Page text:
I think I’ve always assumed that everyone is doing fine, but it’s really not true. That’s just the face we all put on.

    Comment by Anon. — May 13, 2005 @ 7:20 am

  2. As long as one approaches the other in the spirit of humility and compassion this advice is worthwhile.

    Comment by Daylan Darby — May 13, 2005 @ 9:12 am

  3. Geoff,
    This is a great quote and your story is heartwrenching. I wonder what you (and Elder Eyring) are talking about when you say to “…assume they are in serious trouble…” Are you suggesting to be more sensitive in our conversations with those we don’t know well? Or are you suggesting we offer help? I would imagine it’s a matter of the Spirit (gosh, I love the Spirit, it always comes in handy doesn’t it?) and you take it on case by case.

    Comment by Rusty — May 13, 2005 @ 11:00 am

  4. What a tragedy.

    Comment by J. Stapley — May 13, 2005 @ 12:26 pm

  5. Rusty,

    I think it is mostly a paradigm shift that Elder Eyring is talking about. Don’t assume everyone is happy and whole — assume they have real hidden pain and scars. When we come in with that idea we can be prepared to offer comfort and solace and assistance if and when some of that internal pain and trouble begins to manifest itself. If we assume everyone is completely whole and joyful we may not discern signs of trouble and therefore may not be prepared to hear the Spirit and help. Often we will discover that others are not in trouble and we can rejoice with them in those cases. But as the Boy Scouts say, it is always better to be prpared.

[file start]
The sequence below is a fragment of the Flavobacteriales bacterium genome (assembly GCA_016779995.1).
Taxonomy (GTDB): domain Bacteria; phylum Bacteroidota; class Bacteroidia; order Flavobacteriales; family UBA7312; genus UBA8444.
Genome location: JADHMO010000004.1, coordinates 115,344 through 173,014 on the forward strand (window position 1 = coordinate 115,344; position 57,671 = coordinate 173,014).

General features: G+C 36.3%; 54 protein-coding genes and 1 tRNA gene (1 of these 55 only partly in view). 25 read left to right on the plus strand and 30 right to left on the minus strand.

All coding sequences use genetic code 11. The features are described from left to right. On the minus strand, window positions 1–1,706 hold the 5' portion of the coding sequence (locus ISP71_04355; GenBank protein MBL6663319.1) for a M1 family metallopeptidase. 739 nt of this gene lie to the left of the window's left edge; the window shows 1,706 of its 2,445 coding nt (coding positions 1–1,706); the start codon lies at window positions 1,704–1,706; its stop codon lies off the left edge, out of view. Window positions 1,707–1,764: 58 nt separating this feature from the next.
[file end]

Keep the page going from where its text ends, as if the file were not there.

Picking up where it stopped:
Comment by Geoff Johnston — May 13, 2005 @ 12:45 pm

  6. I first heard Elder Eyring mention the concept of “assuming everyone is in trouble” during a stake presidents seminar in the Philippines a few years ago. When I heard it, it strucked me as odd but also profound. I have since used it in my callings to remind me that everyone needs help on occasion including myself. This is more reason to be our “brother’s keeper.” It is important to strengthen one another at all times and not assume everything is alright with anybody. But in order to help and for others to accept our help, we must have established a relationship of trust with others as friends. From my personal experience, genuine friendships are becoming more difficult in a mobile society. Thus, there will probably more ‘casualties’ as we experience more isolation from a real ‘community of saints.’

    Comment by Randy F. Rubio — May 13, 2005 @ 11:05 pm

  7. I’m so sad to hear of this instance.

    Comment by Stephen M (Ethesis) — May 14, 2005 @ 5:04 am

  8. Thank you for this post Geoff. I often come here, read and not comment. Your posts are really good. I appreciate the effort you put into posting the subjects you cover.

    You raise an interesting point. One that is lost most of the time on a huge part of our community. Which part? The priesthood. Rarely is your priesthood used on another of your brethren. It is used on women and children, the sick, the distraught and on and on. However, rarely does a man come to a friend and ask for a blessing. Come on you guys! Help each other out. Lift the burdens of each other. Lift without asking for specifics, just knowing your asking helps.

    Comment by cooper — May 15, 2005 @ 8:14 pm